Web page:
Cutting Work Early -Why Summer Hours Make Sense

Written by Paul Marchildon, on April 10, 2014.


Q: Do you think I should implement summer hours in my company?

A: Yes.

Ok, next question. Come on; I’m a Leisureologist. Of course, I think you should implement them. Preferably now so your team can start bragging to their friends as summer approaches. Truthfully, summer hours should be mandatory! They should start shortly after the last negative temperature reading and go until just before Christmas. I won’t go quite that far – you can though. Why not? Instituting a summer schedule from May 24 to, say, Labour Day or even Thanksgiving, can help reinvigorate your employees and celebrate a season that is far too short.

Work Less, Get More Done

Let me take you back in time nearly a century ago. Picture it, Detroit, 1920s. A business owner decided to do the unthinkable: reduce his workweek from six days to five. “We know,” he said, “from our experience…that we can get at least as great production in five days as we can in six.”

Henry Ford may not have gone so far as to give his auto workers Friday afternoons in the summer off – perhaps he would today – but he did introduce a paradox of productivity: often, working less means getting more done. The question is, how do you structure summer hours so productivity remains as strong, or, better yet, becomes stronger?

Happy Clients? Go!

Summer incentives come in different shapes and sizes: some companies tack on an extra hour Monday through Thursday and give employees every other Friday off; others allow telecommuting one day a week. My approach was to let people go at noon on Fridays. Just don’t stand between them and the door. The only condition was that their clients were delighted. By that, I meant if they had any deadlines or projects due for their clients, they had to have them done by 12:00. After that, they could go biking or hiking, read a trashy novel on the beach, or fire up the grill a little early.

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We were in a great position to do this because a number of our clients also had summer hours. Instead of sitting around bugging us, they were out playing fetch with their dogs or working on their tans. The others, we trained. We just told them we had truncated Fridays, and they’d get everything they needed by noon. How can you argue? Sometimes, they even got things earlier than they would have otherwise.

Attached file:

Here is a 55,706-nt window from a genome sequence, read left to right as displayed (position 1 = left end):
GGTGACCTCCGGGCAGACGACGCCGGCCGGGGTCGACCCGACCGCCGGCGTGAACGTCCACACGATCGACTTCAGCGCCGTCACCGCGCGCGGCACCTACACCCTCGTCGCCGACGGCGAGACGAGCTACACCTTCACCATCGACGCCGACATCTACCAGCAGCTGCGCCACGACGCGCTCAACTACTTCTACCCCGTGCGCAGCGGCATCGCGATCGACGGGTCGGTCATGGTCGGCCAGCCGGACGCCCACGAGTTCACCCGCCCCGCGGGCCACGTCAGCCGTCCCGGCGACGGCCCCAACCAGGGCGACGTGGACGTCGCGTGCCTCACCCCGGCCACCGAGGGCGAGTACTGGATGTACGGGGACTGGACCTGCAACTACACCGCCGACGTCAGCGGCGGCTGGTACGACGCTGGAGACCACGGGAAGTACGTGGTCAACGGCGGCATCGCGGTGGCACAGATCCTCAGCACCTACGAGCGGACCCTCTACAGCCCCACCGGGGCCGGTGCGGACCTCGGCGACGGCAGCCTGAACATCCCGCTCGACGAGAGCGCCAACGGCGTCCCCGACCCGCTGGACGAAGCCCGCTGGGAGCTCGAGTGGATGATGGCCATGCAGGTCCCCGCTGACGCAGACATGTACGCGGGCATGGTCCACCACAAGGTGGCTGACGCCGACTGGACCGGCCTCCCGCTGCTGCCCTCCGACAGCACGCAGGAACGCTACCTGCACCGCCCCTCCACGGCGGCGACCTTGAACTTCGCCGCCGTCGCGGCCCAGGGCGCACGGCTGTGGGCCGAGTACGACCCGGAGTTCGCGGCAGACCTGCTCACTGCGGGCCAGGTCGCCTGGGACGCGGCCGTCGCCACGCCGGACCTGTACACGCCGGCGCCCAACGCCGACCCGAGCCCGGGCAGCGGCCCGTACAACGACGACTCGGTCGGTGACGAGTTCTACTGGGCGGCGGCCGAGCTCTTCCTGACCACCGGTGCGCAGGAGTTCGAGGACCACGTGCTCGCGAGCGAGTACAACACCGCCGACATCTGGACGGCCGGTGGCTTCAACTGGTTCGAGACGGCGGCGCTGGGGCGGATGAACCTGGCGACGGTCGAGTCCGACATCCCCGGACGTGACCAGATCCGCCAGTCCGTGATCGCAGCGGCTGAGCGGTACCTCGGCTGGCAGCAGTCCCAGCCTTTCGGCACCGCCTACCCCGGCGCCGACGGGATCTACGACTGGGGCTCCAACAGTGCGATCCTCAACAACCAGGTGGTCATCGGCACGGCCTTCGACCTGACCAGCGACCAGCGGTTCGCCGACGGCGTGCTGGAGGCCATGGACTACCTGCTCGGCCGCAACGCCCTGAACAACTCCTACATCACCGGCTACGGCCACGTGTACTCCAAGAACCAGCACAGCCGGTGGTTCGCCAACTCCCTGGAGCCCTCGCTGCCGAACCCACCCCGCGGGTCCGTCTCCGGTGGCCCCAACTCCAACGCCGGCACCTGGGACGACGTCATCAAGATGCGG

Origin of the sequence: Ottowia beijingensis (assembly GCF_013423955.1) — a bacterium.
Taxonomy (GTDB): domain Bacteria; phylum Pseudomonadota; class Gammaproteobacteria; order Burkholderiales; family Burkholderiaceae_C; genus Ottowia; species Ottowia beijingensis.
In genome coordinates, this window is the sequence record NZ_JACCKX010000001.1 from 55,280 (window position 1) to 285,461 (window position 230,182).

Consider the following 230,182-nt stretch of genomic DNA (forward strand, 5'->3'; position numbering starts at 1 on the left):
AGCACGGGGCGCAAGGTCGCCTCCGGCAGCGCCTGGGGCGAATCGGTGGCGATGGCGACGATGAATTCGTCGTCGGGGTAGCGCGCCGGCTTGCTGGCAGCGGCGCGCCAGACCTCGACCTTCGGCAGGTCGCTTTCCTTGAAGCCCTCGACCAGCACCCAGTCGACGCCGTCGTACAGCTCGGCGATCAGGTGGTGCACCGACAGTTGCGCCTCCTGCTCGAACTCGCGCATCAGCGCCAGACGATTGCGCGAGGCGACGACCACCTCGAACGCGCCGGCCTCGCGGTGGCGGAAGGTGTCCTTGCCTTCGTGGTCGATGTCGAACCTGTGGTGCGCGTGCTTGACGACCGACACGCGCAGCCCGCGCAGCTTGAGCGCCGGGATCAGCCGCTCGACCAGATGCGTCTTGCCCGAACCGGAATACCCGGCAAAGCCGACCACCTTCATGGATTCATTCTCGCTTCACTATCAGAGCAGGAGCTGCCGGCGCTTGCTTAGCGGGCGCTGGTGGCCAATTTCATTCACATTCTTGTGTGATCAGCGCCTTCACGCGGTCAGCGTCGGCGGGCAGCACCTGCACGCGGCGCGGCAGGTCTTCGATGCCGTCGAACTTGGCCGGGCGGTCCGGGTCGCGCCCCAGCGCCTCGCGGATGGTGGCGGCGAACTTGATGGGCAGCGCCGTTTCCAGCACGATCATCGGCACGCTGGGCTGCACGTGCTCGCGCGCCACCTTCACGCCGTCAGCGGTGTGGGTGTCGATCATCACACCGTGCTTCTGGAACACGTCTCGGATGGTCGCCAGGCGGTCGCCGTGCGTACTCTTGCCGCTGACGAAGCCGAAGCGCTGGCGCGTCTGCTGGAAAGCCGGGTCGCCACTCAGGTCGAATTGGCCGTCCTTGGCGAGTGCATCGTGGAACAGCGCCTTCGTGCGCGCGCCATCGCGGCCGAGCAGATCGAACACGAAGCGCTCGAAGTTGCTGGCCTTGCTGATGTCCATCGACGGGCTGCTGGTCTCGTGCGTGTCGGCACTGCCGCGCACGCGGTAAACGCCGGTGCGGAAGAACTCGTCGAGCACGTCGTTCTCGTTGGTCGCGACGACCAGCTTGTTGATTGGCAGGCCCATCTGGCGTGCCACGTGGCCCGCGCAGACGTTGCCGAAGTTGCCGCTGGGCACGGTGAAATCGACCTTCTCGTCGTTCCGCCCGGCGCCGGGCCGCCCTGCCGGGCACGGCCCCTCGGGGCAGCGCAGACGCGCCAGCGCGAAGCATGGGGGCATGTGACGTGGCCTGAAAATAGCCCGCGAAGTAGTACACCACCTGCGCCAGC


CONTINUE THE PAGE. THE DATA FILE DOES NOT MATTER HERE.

Need to Work? Stay!

In an emergency or a crunch, they could always call the account director’s cell, which was covered in sand. But he or she would pick up and take care of the situation. The point was, though, that the employees were responsible for making sure they were prepared and organized enough that they didn’t need to field calls on Friday afternoons.

Every week, there were at least a few people in the office on a Friday afternoon. They might have a big project due, and there was no way to cut out early. Sometimes they may have spent time catching up or getting ahead– some people like to work, you know! Especially when they don’t “have” to. Out of, say, 16 weeks of summer, each person probably enjoyed at least 12 or so free afternoons. That’s 60 hours of sun, 60 hours of family, 60 hours of gardening or catnaps – all at no cost to the company. The work is done; the clients are happy; the employees are ready to tackle the week ahead with renewed energy.

Why Summer Hours Make Sense

Besides the obvious! In addition to giving employees restorative time off, summer hours are a selling point. Workers, especially the millennial generation, perceive this type of flextime as a benefit, and they love telling their friends that they have these perks (which makes your company the place to work). Productivity doesn’t decrease; if anything, people figure out ways to become more productive and organized during the week so they can start their weekend early. When you have reliable, responsible people, they hold themselves accountable. Does it really matter if they leave at noon one day a week? Or 3:00 on a cold, winter afternoon?

Still questioning whether summer hours are right for your company? Maybe this will help sway you: you get to enjoy them too. As long as your work is done. Cut out early and enjoy some leisure time. You’ll be all for making them mandatory after one afternoon sipping iced tea on the patio, enjoying the sun while other people are inside toiling away. Not me, though. I’ll join you on the patio.

Paul Marchildon

Paul Marchildon

A self-proclaimed Leisureologist and Motivational Speaker, Paul Marchildon applies his vast expertise in human engagement to help leaders create more productive, effective organizations. Building on an influential career as a pioneer in employee incentive and loyalty programs, strategic creative communications, social media and mobile marketing, Paul provides insight into the advantages of incorporating a leisure culture in the "work" place. He is past president of Society of Incentive and Travel Executives’ (Site) Canadian Chapter and founder of Atlantis Creative Group (now part of Maritz Canada). He is one of a select group of Canadians who have received the Certified Incentive Travel Executive (CITE) designation.